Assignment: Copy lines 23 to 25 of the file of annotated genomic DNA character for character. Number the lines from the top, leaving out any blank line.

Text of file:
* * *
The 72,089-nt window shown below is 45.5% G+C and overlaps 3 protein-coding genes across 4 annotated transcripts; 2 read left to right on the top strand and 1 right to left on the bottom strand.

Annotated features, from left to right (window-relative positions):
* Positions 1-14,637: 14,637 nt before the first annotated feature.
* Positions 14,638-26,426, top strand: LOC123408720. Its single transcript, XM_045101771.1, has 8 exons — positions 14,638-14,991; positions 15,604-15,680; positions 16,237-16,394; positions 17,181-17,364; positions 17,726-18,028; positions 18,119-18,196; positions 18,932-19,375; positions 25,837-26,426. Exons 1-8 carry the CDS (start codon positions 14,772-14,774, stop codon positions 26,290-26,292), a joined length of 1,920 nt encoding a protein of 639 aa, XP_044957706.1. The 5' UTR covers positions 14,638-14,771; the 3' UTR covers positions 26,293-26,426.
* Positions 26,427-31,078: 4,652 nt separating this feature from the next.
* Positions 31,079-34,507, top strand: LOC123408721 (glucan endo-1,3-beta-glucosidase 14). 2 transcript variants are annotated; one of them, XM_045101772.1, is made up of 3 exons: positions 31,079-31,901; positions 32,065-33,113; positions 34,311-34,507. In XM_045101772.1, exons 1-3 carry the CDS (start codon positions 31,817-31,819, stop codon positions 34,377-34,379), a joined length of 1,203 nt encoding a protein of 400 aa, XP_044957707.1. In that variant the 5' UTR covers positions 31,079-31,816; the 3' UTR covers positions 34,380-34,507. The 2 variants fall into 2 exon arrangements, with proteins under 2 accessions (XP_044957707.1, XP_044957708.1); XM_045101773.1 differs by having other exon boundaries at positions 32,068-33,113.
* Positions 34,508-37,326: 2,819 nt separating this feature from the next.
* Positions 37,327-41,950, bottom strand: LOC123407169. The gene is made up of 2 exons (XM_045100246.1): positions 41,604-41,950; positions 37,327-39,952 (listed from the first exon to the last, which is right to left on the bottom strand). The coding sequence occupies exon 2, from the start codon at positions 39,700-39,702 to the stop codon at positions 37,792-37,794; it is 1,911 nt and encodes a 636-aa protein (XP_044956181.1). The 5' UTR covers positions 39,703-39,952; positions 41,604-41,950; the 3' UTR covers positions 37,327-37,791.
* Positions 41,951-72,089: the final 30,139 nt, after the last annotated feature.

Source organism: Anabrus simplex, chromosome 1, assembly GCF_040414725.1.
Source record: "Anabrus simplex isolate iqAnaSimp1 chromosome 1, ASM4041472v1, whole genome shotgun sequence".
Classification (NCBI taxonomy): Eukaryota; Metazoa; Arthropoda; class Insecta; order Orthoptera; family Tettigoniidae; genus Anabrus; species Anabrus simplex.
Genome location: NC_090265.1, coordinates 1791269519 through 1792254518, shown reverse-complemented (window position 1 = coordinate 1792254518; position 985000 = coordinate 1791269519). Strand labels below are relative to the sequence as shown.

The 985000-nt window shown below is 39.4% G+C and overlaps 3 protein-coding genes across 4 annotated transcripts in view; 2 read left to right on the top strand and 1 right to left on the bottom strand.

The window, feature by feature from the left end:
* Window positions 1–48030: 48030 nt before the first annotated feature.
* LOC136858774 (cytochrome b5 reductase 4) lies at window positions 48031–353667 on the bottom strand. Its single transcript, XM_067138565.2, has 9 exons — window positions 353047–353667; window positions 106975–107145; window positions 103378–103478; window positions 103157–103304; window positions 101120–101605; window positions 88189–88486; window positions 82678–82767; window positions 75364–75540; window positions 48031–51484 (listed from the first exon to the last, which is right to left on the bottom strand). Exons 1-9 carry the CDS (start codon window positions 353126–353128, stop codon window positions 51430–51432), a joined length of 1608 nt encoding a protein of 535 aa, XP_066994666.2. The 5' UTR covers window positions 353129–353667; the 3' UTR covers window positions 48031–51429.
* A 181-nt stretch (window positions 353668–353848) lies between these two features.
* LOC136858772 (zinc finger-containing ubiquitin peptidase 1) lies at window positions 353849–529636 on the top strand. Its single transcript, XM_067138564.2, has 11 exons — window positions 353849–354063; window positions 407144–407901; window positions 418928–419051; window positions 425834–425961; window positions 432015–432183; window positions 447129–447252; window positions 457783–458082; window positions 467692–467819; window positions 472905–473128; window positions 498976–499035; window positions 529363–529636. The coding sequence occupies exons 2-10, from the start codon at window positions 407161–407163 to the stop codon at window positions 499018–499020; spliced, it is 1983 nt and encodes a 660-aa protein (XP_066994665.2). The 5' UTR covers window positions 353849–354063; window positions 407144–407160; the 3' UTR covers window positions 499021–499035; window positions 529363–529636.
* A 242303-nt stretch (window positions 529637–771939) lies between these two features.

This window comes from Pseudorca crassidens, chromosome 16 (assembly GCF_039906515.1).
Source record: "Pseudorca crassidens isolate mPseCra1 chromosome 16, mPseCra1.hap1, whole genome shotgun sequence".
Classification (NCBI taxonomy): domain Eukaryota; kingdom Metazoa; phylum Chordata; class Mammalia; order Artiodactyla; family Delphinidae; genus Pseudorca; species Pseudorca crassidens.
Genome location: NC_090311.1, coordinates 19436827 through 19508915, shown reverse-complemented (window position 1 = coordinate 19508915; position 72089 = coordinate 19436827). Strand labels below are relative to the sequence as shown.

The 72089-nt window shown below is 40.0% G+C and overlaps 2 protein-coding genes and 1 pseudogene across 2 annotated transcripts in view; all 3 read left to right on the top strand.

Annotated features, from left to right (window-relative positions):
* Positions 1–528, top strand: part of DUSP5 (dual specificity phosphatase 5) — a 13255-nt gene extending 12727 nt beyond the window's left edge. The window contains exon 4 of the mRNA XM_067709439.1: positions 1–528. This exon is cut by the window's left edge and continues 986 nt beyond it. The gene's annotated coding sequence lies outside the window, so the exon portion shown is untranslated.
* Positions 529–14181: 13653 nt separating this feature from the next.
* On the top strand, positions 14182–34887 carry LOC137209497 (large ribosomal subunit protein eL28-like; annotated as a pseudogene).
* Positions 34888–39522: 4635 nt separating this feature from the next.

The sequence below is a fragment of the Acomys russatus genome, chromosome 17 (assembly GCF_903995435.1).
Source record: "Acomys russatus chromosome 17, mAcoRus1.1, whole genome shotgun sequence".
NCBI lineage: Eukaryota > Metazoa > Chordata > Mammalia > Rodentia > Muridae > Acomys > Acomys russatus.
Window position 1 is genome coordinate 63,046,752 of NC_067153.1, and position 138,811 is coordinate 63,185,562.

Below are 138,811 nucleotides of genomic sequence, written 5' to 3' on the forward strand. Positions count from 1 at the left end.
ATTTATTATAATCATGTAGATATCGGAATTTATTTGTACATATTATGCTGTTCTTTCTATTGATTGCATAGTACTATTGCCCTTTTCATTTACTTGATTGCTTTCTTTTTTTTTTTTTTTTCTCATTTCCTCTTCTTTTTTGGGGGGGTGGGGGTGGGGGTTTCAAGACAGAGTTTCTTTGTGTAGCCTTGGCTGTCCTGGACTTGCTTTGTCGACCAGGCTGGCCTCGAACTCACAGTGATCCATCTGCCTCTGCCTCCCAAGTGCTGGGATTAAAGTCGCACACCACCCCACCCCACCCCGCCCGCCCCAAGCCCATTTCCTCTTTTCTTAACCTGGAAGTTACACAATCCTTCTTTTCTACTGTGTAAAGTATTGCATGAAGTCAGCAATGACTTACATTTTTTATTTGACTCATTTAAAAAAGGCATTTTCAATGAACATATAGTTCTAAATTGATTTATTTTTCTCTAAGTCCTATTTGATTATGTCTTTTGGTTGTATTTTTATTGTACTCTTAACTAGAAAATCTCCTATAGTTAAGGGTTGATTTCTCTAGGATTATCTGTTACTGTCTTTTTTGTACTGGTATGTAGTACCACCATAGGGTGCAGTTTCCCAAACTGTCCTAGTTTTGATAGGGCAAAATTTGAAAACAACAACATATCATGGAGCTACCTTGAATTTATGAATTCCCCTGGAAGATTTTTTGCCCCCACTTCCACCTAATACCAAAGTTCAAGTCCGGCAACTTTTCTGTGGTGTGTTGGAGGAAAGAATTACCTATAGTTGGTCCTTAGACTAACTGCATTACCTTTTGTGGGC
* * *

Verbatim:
Classification (NCBI taxonomy): domain Eukaryota; kingdom Metazoa; phylum Chordata; class Mammalia; order Artiodactyla; family Delphinidae; genus Pseudorca; species Pseudorca crassidens.
Genome location: NC_090311.1, coordinates 19436827 through 19508915, shown reverse-complemented (window position 1 = coordinate 19508915; position 72089 = coordinate 19436827). Strand labels below are relative to the sequence as shown.

The 72089-nt window shown below is 40.0% G+C and overlaps 2 protein-coding genes and 1 pseudogene across 2 annotated transcripts in view; all 3 read left to right on the top strand.